So you know, we are not willing to accept it. And the really encouraging thing is, you know, the voice of the American people really is coming together to rise up, to say enough. Just tonight, we launched a campaign where people can text enough terror, because that's what this really is, terror. Enough terror to 877877. And in just a few hours, after hours, we are breaking the Senate switch board. We have got 3,000 calls in a few hours and we're going the keep the heat on. And we are going to let Congress know that the American public is really starting to hold them accountable. And this change will come. We are seeing it happen state by state. And Congress is never the first to wake up. And they need to know that their jobs are in jeopardy if they don't. And that is the point that we are on the process of making.

[20:25:33] LEMON: Hey, Dan, I want to put this up. Can you put this "Daily News" cover? You know, we are waiting for this news conference you see there. This is the "Daily News" cover, Dan. It says God isn't fixing this. And it's got the tweets from all of the news makers and all of the elected officials and lawmakers about gun control. And they -- you know, mostly from GOP candidates but it says God isn't fixing this.

GROSS: Yes, I mean, religion doesn't need to be a part of this conversation. It's up to the American public to fix it. There a disconnect between what the American public wants and what the elected leaders are doing about it. And we just need to close that disconnect. Ninety three percent of Americans support expanding Brady background checks to all gun sales. Ninety percent of Republicans, more than 80 percent of gun owners, more than 70 percent of NRA members.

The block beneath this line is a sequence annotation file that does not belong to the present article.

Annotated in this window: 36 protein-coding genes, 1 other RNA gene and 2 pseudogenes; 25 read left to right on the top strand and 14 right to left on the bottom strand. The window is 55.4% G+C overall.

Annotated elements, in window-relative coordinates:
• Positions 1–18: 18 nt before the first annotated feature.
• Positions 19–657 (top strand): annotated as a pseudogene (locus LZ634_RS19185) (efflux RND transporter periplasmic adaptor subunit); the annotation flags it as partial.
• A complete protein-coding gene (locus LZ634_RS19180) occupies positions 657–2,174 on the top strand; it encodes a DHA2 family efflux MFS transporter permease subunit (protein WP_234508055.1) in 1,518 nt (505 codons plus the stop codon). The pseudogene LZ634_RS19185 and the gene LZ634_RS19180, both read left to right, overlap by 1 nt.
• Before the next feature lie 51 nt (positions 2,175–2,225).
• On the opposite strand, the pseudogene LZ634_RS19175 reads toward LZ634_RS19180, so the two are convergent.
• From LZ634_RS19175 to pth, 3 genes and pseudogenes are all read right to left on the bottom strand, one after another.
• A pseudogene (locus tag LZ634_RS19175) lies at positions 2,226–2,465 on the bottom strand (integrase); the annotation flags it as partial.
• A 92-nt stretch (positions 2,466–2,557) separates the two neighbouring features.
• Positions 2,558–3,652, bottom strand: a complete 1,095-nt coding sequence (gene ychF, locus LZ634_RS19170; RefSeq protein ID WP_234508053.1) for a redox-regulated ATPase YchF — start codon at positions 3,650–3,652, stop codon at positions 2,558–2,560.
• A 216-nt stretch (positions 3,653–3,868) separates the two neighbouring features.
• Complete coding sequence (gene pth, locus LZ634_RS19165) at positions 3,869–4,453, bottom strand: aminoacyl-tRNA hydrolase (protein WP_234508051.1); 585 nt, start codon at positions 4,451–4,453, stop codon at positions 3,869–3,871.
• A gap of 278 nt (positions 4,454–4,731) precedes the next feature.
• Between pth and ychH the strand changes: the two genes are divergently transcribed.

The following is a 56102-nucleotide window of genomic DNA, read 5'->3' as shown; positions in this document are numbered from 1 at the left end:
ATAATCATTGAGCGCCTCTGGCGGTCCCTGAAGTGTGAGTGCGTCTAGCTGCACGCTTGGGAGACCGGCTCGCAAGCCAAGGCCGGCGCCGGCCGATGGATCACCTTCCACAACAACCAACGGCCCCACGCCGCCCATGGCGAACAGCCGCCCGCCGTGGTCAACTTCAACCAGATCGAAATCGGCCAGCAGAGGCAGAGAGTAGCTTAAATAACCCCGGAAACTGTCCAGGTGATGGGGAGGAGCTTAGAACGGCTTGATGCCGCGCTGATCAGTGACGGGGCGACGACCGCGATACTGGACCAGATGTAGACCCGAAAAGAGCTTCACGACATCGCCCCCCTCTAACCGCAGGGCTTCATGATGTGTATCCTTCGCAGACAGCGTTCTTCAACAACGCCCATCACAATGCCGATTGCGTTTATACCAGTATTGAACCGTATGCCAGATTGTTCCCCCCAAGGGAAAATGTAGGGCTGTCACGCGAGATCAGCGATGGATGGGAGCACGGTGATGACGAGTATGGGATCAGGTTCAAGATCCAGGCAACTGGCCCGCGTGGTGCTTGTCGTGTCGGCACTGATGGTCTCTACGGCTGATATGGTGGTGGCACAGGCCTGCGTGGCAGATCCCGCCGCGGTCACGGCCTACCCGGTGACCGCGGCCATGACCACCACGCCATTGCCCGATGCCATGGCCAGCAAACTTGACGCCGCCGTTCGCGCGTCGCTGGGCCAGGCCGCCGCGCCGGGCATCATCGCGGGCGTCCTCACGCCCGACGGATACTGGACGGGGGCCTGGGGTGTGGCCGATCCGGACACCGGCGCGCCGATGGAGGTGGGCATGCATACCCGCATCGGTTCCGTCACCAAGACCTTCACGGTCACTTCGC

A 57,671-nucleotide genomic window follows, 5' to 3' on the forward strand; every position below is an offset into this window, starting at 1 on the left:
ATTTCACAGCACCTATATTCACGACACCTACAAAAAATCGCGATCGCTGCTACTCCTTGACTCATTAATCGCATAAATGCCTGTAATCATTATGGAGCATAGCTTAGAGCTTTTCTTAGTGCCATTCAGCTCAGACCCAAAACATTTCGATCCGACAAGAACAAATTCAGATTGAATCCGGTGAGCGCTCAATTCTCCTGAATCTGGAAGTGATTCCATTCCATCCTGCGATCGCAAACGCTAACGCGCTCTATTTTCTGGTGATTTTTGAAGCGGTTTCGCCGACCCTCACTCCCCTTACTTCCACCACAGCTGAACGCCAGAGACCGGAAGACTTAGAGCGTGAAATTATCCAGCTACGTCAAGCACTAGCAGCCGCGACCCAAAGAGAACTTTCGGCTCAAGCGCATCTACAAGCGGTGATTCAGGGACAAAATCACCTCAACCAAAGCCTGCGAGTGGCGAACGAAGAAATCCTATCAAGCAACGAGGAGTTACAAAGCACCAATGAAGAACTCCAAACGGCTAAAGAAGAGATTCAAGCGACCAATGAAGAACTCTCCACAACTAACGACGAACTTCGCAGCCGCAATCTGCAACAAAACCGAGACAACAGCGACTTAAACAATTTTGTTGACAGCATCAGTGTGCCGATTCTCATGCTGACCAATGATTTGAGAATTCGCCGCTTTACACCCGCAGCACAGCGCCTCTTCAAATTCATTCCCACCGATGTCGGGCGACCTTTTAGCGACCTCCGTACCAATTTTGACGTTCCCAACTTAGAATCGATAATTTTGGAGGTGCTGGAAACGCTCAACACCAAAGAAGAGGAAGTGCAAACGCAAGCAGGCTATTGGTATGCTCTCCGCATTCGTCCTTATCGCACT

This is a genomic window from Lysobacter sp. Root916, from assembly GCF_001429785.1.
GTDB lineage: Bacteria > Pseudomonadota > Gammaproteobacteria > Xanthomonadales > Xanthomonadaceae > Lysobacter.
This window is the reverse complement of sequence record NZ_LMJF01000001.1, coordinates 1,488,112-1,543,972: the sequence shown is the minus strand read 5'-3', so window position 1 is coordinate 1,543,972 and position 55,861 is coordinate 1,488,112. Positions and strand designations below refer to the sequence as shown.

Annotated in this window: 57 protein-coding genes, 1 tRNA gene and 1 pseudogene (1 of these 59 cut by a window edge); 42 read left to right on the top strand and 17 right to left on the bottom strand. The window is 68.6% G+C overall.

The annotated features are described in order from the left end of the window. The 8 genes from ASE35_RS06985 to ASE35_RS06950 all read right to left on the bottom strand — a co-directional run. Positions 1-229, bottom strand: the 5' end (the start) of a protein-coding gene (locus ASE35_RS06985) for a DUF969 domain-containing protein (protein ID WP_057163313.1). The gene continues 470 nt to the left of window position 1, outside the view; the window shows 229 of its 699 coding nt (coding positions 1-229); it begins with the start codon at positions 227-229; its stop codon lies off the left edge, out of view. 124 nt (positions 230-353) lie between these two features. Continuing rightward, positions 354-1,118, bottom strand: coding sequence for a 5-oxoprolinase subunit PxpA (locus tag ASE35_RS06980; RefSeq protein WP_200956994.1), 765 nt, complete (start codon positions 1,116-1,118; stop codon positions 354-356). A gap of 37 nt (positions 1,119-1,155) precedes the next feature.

But, you know, this popular support is never been our problem. It's been that disgraceful disconnect between what the American public wants and what our elected leaders are doing about it. And the really shameful, tragic reprehensible thing is that people are dying every day as a result.

Listen, we just sent a letter to the Senate today, to every senator in the United States Senate, warning them that it is a matter of time before a terrorist attack like we saw in Paris occurs in the United States as long as any would be terrorist can walk into a gun show or go online and buy a gun no questions asked. In fact, there has been a video online that we talk about on our Facebook page. People can go the Brady campaign Facebook page and see it where this guy jihad Joe, a famous jihadist is encouraging American jihadists to go to gun shows because of the lack of background checks to buy guns no questions asked. And then he says what are you waiting for at the end?